How to make a 3D cell for a science project

Written by antonia sorin
  • Share
  • Tweet
  • Share
  • Email

When you need to make a representation of a plant or animal cell for a science project, it usually needs to be rendered in three dimensions. Completing a 3-D cell doesn't need to be expensive. You can use everyday materials to make an inexpensive salt dough for the body of the cell.

Skill level:
Moderate

Other People Are Reading

Things you need

  • Bowl
  • 1 cup flour
  • 1/2 cup salt
  • 1/2 cup water
  • Food colouring (optional)
  • Cardboard sheet
  • Assorted small objects
  • Glue
  • Marker

Show MoreHide

Instructions

  1. 1

    Mix 1 cup flour, 1/2 cup salt and 1/2 cup water in a bowl until they are completely blended. This mixture will be used to create your cytoplasm. Add a few drops of food colouring, if desired.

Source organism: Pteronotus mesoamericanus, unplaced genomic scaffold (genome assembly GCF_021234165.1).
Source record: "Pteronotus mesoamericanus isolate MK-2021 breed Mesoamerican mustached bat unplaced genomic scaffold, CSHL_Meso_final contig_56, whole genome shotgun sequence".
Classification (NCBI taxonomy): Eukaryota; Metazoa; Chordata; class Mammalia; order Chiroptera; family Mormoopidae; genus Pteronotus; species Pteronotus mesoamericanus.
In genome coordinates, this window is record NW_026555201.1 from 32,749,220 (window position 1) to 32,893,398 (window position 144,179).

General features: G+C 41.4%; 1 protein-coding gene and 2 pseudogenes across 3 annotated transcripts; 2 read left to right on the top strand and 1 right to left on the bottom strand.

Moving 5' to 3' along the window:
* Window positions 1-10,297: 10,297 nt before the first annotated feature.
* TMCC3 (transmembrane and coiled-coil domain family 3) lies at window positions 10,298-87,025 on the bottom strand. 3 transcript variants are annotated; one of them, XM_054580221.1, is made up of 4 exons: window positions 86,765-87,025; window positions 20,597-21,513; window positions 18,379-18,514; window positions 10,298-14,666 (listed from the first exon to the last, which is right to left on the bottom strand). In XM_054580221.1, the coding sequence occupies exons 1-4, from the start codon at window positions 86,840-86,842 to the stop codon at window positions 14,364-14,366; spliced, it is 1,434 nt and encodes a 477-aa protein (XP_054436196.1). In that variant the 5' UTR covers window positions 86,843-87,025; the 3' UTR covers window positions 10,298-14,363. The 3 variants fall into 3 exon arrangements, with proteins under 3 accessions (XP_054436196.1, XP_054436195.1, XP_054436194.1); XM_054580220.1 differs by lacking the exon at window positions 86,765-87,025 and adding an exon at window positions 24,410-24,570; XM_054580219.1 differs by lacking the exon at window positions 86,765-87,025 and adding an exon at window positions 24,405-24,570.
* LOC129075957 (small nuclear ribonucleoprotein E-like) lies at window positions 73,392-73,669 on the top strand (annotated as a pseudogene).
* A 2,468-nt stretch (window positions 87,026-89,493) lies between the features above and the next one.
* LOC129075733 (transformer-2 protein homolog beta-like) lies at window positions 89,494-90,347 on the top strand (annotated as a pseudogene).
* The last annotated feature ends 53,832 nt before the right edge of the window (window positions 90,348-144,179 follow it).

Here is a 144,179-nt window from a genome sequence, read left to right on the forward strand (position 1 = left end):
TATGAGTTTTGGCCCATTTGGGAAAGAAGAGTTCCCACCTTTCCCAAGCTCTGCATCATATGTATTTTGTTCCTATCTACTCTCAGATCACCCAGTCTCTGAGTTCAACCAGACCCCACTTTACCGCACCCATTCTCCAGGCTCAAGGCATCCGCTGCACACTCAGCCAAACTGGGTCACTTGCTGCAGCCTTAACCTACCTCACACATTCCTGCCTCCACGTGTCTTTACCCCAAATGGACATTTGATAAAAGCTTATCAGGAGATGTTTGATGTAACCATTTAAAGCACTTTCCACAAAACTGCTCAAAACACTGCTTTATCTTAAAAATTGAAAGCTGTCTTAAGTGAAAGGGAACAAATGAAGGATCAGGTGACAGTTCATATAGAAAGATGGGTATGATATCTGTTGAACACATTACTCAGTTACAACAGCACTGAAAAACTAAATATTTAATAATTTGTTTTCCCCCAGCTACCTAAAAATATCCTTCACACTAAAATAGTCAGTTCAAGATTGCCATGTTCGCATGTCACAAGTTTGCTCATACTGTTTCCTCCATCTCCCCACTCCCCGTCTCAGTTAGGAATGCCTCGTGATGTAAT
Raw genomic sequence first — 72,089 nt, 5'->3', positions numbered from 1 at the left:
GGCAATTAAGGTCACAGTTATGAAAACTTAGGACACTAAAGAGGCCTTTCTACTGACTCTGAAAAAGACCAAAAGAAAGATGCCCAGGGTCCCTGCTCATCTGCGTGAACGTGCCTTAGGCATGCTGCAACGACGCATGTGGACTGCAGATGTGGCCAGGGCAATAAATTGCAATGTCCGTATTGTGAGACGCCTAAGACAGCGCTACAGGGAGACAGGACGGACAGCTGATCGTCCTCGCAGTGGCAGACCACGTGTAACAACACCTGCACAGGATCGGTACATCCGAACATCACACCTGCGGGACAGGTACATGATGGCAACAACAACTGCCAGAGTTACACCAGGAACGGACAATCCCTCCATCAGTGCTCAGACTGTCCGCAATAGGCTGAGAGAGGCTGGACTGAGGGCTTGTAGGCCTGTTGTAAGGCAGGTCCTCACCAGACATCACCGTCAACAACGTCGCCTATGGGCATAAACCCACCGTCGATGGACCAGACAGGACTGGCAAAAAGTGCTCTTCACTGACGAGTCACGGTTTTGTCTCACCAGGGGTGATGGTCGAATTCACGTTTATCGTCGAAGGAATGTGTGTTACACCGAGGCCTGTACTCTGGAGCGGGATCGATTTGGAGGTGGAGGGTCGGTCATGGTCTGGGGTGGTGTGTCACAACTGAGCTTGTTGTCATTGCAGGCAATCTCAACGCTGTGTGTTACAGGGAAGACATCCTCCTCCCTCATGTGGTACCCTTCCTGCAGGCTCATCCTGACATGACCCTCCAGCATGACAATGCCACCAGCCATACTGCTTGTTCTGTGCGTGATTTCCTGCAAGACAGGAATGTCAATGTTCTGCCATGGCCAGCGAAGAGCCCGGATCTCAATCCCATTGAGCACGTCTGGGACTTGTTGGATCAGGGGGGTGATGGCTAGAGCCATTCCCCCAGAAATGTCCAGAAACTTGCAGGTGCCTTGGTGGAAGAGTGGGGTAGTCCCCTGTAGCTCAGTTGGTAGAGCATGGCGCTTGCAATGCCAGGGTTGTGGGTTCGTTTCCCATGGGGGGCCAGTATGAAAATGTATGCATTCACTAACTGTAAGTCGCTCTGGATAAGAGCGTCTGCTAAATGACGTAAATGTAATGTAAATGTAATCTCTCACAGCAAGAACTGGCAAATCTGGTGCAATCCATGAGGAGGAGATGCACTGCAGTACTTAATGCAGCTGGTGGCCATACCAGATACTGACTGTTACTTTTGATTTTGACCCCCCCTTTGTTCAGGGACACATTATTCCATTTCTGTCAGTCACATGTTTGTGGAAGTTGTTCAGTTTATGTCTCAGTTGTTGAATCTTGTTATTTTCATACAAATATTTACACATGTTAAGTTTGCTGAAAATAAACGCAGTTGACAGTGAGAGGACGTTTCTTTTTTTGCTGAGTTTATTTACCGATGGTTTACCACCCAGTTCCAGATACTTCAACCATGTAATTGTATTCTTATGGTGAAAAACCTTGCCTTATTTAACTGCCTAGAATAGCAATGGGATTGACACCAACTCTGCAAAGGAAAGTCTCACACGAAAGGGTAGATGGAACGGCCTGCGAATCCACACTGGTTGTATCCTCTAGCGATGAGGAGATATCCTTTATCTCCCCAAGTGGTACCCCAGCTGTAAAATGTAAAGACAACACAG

2. 2

    Spread the dough on the cardboard sheet. Make sure that you create an even layer that is 1/4 inch thick. Use this to make an oval or circle for an animal cell and a square or rectangle for a plant cell.

  3. 3

    While the dough is still wet, press small objects into it to create organelles. Items like multicoloured pony beads or yarn work well because they will stick into the dough without glue or tape. Some organelles you can add are the cell wall, cell membrane, mitochondria, vacuoles, ribosomes, nucleus, nuclear membrane, nucleolus, chloroplasts, lysosomes, centrosomes, endoplasmic reticulum and Golgi bodies.

  4. 4

    Reserve a small object from each type of organelle. Use these objects to create a key on the side of the cardboard. Glue each object on the cardboard. Use a marker to identify what each item represents.

  5. 5

    Allow the project to dry overnight.

Tips and warnings

  • Add more flour to the dough if it is too runny.
  • Don't use food ingredients that could rot to represent your organelles.

Don't Miss

Filter:
  • All types
  • Articles
  • Slideshows
  • Videos
Sort:
  • Most relevant
  • Most popular
  • Most recent

No articles available

No slideshows available

No videos available

By using the eHow.co.uk site, you consent to the use of cookies. For more information, please see our Cookie policy.